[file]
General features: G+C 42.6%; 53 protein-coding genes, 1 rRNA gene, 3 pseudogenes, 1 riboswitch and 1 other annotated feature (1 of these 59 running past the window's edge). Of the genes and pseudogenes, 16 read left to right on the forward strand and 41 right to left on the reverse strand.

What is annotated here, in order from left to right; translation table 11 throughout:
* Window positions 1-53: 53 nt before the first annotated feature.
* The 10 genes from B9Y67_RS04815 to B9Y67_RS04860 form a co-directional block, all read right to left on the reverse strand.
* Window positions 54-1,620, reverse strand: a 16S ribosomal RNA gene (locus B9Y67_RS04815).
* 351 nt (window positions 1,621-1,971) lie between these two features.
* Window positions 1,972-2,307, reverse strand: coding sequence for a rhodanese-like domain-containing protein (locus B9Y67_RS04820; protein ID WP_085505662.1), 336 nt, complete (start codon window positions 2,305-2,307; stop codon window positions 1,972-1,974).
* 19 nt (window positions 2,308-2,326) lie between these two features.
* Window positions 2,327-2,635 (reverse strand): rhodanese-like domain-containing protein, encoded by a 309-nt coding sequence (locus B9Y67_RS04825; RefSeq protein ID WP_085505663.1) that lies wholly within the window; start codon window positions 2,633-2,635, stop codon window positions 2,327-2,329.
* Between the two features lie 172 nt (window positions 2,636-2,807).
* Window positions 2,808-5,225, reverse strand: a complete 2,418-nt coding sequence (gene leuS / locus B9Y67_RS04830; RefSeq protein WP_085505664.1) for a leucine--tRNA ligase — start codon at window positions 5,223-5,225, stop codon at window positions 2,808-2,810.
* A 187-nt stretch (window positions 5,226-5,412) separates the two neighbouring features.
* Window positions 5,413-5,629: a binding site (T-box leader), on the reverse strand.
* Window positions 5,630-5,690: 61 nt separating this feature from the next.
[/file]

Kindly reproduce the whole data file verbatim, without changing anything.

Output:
General features: G+C 42.6%; 53 protein-coding genes, 1 rRNA gene, 3 pseudogenes, 1 riboswitch and 1 other annotated feature (1 of these 59 running past the window's edge). Of the genes and pseudogenes, 16 read left to right on the forward strand and 41 right to left on the reverse strand.

What is annotated here, in order from left to right; translation table 11 throughout:
* Window positions 1-53: 53 nt before the first annotated feature.
* The 10 genes from B9Y67_RS04815 to B9Y67_RS04860 form a co-directional block, all read right to left on the reverse strand.
* Window positions 54-1,620, reverse strand: a 16S ribosomal RNA gene (locus B9Y67_RS04815).
* 351 nt (window positions 1,621-1,971) lie between these two features.
* Window positions 1,972-2,307, reverse strand: coding sequence for a rhodanese-like domain-containing protein (locus B9Y67_RS04820; protein ID WP_085505662.1), 336 nt, complete (start codon window positions 2,305-2,307; stop codon window positions 1,972-1,974).
* 19 nt (window positions 2,308-2,326) lie between these two features.
* Window positions 2,327-2,635 (reverse strand): rhodanese-like domain-containing protein, encoded by a 309-nt coding sequence (locus B9Y67_RS04825; RefSeq protein ID WP_085505663.1) that lies wholly within the window; start codon window positions 2,633-2,635, stop codon window positions 2,327-2,329.
* Between the two features lie 172 nt (window positions 2,636-2,807).
* Window positions 2,808-5,225, reverse strand: a complete 2,418-nt coding sequence (gene leuS / locus B9Y67_RS04830; RefSeq protein WP_085505664.1) for a leucine--tRNA ligase — start codon at window positions 5,223-5,225, stop codon at window positions 2,808-2,810.
* A 187-nt stretch (window positions 5,226-5,412) separates the two neighbouring features.
* Window positions 5,413-5,629: a binding site (T-box leader), on the reverse strand.
* Window positions 5,630-5,690: 61 nt separating this feature from the next.